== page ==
Among the many attractions within an hour’s drive of Albuquerque and Santa Fe is the former coal mining town of Madrid, New Mexico. Located in a rugged valley bounded by the Ortiz Mountains, the town had acquired the nickname of “Coal Gulch” in its heyday. The town’s success even included a semi-professional baseball team in the 1920s-1930s. Sadly, Madrid became virtually depopulated by the 1960s, as the coal mines had all closed and people moved away. The ghosts of its glories gone by were all that remained.
Slowly but surely, artists, hippies, crafters, and risk takers discovered the inexpensive real estate of old miner’s shacks/cabins in town and the former business buildings fronting New Mexico State Route 14. As time passed, an eclectic artist’s colony developed here drawing patrons to Madrid’s quaint shops and studios from the surrounding metropolitan areas, as well as tourists driving along the scenic Turquoise Trail. More recently the town has also benefitted from being a popular movie/television filming location.
From an historical and filming perspective, an obvious attraction is the remnants from the town’s coal mining history, including numerous coal piles (see photo above) and other mining-related structures/features. These sites dot the landscape throughout town and on the surrounding hillsides. As a result there is a delicate balancing act taking place in Madrid between the benefits derived from town’s rich history in terms of tourism and entertainment dollars and the potential environmental risks associated with some of the remnants of that same coal mining legacy.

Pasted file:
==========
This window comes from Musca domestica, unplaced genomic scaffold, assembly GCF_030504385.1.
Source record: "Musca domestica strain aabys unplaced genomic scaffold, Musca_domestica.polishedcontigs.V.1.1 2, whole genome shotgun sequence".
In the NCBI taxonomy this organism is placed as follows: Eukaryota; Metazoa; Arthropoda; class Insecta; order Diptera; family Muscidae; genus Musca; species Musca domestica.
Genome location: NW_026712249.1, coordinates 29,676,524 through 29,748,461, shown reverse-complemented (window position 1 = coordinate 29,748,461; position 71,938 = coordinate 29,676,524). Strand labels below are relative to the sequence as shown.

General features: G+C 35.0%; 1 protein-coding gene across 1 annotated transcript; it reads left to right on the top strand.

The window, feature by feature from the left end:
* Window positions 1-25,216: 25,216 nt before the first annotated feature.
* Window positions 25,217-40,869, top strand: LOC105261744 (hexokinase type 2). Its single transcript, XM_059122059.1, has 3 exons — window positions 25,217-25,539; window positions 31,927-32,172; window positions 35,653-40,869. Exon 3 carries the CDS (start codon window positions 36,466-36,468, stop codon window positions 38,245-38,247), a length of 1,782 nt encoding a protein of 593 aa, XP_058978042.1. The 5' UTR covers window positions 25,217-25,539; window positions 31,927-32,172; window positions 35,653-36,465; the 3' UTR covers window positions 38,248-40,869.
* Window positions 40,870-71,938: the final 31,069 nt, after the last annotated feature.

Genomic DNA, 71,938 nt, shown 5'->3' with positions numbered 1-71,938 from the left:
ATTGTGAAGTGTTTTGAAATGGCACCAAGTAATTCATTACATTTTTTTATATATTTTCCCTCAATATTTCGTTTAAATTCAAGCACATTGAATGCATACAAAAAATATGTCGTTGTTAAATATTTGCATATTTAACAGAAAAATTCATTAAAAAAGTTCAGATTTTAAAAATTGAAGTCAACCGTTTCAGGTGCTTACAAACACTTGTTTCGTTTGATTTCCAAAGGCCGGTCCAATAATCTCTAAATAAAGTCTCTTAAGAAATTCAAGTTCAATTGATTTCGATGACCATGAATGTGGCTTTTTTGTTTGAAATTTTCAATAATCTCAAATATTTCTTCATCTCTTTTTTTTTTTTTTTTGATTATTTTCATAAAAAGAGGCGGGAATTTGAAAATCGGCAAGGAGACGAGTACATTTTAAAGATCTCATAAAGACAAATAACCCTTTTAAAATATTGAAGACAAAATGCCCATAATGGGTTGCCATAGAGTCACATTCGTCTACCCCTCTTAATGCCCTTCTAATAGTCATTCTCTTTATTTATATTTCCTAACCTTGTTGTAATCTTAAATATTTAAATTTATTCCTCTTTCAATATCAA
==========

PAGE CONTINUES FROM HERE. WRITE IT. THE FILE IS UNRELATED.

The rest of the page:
Today, the narrow, two-lane primary thoroughfare bisecting Madrid (NM 14/Turquoise Trial) can be found packed with cars, motorcycles, and pedestrians, especially on holidays and on weekends, as tourists ply the unique shops, restaurants, and boutiques. The 2022 population estimates indicate that Madrid now has a population of 255, up from 247 in 2020. While this is far less than the approximately 2,500 residents at its peak, it’s a slow, but steady increase since being re-discovered and reborn at an art community in the 1970s.
Throughout this post are a series of photos from our multiple visits to this charming little town. If you are ever in New Mexico, Madrid is a wonderful place to visit, shop, people watch, or just imagine the town’s fascinating transition from booming coal mine town to ghost town and now to a successful artist colony. Who knows — you might even be lucky enough to visit while a movie or television episode is being filmed there.
Madrid is easily accessible for day trips from both Albuquerque and Santa Fe, as the Turquoise Trail (NM14) links Interstate 25 on the north (near Santa Fe) with Interstate 40 to the south (east of Albuquerque). The town is well worth a visit as it reflects a unique composite of American history and ingenuity. Enjoy!